Prairie Orchard Farms Inc. founder and president Willy Hoffman has just done for chicken what he has already done for pork and bacon.
The company was awarded regulatory approval by the United States Department of Agriculture (USDA) in early May and from the Canadian Food Inspection Agency (CFIA) in June to market chicken with an Omega-3 enrichment designation.
Formerly with MaxPro Feeds, Hoffman started Prairie Orchards seven years ago and dealt exclusively with pork products. Prairie Orchard’s goal was to produce a niche-market pork product, recognizing the increasing concern consumers expressed surrounding food safety, particularly with respect to the use of antibiotics and genetically modified organisms (GMOs) in livestock feeds.
It Began With Pork
In 2005 Prairie Orchards launched Just Pork™, produced with alternative feed ingredients free of medications, GMOs, and animal byproducts. “I was looking for a way to add value to meat,” says Hoffman. “I looked into organic and natural products. Then I decided that I wanted to do something a little different.”
Hoffman says his original idea was to process pork products from hogs raised on a diet rich in minerals and vitamins, particularly Vitamin E, and with ingredients (such as canola and flax) that would provide Omega-3 fatty acids. He established a working relationship with a western Manitoba hog producer, set up random samplings and received CFIA approval in April, 2005 to go ahead with marketing and distribution.
Prairie Orchards recently began adding selenium to the diet, a mineral that many people and animals are lacking in sufficient quantities and that is known to have positive effects on the immune system and possibly Alzheimer’s disease.
Hoffman says producing value-added meat is “more interesting, gives consumers the options they want, and it’s an opportunity for producers to make more money for the products they grow.”
Hoffman says that last summer, Manitoba-based Focus Feeds Inc. suggested he try the same type of enrichment for broilers. The feed company works with numerous poultry farms in the province. Trials began with thousands of chickens and concluded in December 2006.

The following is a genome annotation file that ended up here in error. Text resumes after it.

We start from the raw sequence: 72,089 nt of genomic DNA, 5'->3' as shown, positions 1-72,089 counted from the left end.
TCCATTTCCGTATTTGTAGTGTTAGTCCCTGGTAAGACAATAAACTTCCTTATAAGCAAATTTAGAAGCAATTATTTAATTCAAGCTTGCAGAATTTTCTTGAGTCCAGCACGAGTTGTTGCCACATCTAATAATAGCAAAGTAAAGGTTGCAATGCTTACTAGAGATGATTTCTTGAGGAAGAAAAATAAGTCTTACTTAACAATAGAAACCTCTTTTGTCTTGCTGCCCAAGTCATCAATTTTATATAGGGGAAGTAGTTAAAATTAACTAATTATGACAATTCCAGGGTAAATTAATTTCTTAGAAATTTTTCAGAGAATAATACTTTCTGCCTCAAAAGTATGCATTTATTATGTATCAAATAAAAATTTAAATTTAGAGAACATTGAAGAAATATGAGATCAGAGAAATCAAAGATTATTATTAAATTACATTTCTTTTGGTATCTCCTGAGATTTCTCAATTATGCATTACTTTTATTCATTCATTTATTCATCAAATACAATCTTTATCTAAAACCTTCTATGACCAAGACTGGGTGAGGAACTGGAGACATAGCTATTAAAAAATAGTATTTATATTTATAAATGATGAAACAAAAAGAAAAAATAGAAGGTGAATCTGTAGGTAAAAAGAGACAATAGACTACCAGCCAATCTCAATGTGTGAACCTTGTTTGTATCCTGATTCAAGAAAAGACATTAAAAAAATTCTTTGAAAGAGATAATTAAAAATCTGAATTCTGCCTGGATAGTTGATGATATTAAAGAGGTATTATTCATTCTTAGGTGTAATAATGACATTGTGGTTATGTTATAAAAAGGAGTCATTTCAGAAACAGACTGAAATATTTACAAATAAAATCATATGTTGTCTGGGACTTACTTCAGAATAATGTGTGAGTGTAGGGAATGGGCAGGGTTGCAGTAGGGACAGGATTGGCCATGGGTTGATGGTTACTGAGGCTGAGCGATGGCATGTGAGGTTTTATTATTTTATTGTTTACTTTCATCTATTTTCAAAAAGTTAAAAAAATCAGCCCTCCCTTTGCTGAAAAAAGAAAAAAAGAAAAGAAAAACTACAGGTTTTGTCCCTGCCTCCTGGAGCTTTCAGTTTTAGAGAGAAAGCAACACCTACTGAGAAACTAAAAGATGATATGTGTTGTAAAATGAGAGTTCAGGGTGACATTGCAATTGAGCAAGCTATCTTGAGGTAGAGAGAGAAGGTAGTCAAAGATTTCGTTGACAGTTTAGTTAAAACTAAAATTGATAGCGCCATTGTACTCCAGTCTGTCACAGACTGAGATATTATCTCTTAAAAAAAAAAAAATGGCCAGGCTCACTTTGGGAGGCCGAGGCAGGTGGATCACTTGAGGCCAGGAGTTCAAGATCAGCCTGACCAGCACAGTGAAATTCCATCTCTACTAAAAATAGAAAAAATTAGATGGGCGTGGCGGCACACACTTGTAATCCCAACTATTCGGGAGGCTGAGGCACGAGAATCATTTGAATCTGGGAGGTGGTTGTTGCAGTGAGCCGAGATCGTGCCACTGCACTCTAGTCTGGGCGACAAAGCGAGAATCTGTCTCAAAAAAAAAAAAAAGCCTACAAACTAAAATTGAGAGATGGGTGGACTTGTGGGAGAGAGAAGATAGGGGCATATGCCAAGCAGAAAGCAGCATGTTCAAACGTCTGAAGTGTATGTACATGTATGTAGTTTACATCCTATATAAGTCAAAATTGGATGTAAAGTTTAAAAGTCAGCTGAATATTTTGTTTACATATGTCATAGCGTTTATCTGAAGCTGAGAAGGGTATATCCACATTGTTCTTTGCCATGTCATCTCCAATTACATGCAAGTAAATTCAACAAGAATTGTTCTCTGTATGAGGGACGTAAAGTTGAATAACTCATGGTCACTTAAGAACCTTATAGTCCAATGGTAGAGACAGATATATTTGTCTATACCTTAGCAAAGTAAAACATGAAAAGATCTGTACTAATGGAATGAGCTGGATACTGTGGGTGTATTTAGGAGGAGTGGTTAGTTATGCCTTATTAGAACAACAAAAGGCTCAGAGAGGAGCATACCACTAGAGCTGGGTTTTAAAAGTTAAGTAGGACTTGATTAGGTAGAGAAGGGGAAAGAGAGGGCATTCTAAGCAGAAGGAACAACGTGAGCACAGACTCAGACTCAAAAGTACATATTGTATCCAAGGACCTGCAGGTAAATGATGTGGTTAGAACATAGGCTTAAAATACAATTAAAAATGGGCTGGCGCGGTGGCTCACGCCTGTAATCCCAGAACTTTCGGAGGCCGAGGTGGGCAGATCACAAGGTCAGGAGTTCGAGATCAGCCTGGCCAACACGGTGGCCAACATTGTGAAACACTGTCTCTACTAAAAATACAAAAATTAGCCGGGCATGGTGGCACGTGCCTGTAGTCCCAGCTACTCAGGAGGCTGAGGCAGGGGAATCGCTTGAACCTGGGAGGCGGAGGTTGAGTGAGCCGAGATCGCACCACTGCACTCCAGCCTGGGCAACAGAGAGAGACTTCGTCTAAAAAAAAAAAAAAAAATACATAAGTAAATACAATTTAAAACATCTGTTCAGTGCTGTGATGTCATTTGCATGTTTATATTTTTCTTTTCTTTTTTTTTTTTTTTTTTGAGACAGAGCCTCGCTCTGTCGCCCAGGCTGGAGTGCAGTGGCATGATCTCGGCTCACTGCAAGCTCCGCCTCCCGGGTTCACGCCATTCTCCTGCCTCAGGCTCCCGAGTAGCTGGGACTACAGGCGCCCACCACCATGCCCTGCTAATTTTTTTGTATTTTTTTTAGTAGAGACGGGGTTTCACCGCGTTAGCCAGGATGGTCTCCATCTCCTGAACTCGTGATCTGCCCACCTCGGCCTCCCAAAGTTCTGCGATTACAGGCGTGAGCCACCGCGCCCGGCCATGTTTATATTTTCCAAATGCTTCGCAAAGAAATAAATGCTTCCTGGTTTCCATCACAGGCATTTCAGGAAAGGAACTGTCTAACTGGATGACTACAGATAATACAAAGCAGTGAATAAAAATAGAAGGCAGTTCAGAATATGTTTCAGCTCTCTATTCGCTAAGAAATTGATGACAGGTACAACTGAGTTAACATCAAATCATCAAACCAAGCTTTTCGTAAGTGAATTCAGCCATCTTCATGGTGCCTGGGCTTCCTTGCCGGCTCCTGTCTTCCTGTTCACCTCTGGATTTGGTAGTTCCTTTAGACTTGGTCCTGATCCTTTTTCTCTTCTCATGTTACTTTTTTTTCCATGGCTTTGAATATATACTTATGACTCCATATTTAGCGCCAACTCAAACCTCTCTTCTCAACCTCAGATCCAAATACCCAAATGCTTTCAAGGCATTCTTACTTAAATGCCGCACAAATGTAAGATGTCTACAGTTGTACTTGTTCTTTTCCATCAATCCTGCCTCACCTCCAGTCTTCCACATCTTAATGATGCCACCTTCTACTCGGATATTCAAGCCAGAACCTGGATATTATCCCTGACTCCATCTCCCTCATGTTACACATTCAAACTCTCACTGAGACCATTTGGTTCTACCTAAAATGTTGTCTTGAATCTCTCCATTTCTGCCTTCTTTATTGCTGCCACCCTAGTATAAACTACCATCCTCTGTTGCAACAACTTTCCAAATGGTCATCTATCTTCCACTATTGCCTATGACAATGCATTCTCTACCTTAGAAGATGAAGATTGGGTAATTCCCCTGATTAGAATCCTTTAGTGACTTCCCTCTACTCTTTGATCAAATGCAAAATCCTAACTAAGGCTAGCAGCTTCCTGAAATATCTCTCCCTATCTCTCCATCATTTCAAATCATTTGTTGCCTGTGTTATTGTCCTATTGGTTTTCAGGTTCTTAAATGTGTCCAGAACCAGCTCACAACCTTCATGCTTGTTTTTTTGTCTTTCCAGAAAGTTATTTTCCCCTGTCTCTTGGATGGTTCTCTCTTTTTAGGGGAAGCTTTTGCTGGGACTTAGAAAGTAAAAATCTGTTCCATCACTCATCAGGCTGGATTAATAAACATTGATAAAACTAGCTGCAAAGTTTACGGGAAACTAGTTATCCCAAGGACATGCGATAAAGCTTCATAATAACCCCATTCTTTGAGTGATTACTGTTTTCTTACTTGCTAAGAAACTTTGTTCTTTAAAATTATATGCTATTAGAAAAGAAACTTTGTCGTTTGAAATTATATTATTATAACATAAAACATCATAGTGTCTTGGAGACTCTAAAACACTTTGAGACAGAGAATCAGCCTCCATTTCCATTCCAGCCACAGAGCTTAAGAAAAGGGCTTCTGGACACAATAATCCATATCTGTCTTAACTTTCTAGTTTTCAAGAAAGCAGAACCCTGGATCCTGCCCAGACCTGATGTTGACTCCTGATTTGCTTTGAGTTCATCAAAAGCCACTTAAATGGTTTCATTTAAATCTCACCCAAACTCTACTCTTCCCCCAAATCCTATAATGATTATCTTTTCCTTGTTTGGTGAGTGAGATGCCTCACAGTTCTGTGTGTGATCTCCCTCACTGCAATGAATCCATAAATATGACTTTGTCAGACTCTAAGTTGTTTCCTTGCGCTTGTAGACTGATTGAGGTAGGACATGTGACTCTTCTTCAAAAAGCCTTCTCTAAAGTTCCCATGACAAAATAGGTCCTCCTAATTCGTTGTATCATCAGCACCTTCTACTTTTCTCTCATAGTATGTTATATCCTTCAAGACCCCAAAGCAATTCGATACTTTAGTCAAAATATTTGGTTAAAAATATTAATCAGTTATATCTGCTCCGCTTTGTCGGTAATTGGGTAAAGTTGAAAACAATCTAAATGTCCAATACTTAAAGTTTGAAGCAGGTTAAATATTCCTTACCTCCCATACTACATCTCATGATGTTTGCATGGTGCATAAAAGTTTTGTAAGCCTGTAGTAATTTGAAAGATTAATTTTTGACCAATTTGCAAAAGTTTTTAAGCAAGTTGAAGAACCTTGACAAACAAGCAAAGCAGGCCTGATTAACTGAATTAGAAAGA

Hoffman says he was “surprised” with the amount of Omega-3 fatty acids present in the meat of chickens fed an enriched diet. Their results show 1.5 grams of Omega-3 fatty acids per 100-gram serving, five times the 0.3 grams required by the CFIA. Hoffman was also surprised that the ratio of Omega-3 to total fat did not increase.
Just as they did with pork, Prairie Orchards has also included selenium as part of the enrichment. “In our trials, we found that the chicken provided between 80 and 100 per cent of the human daily requirement for selenium,” says Hoffman.
Hoffman says that he has an agreement with Focus Feeds in Winnipeg toproduce the Omega-3-enhanced chicken. With CFIA approval, he says that “now we can talk in earnest about selling the products in the market. Before we had approval, it was talk.”
Hoffman says the Praire Orchards has been approached by several companies to research Omega-3 enhancement for turkeys. He is also excited by the prospect of marketing the product in other countries. “There is less of an ethnic barrier to chicken than there is to pork,” he notes.
Prairie Orchards recently signed an agreement to supply Omega-3 and selenium enriched pork products to select supermarkets in China, through a partnership with China-Canada Super Food Co., Ltd.
Hoffman is also planning the com-pany’s next move. He says that Prairie Orchards has begun working with a Manitoba fish farm to try to design some value-added features in that sector. n
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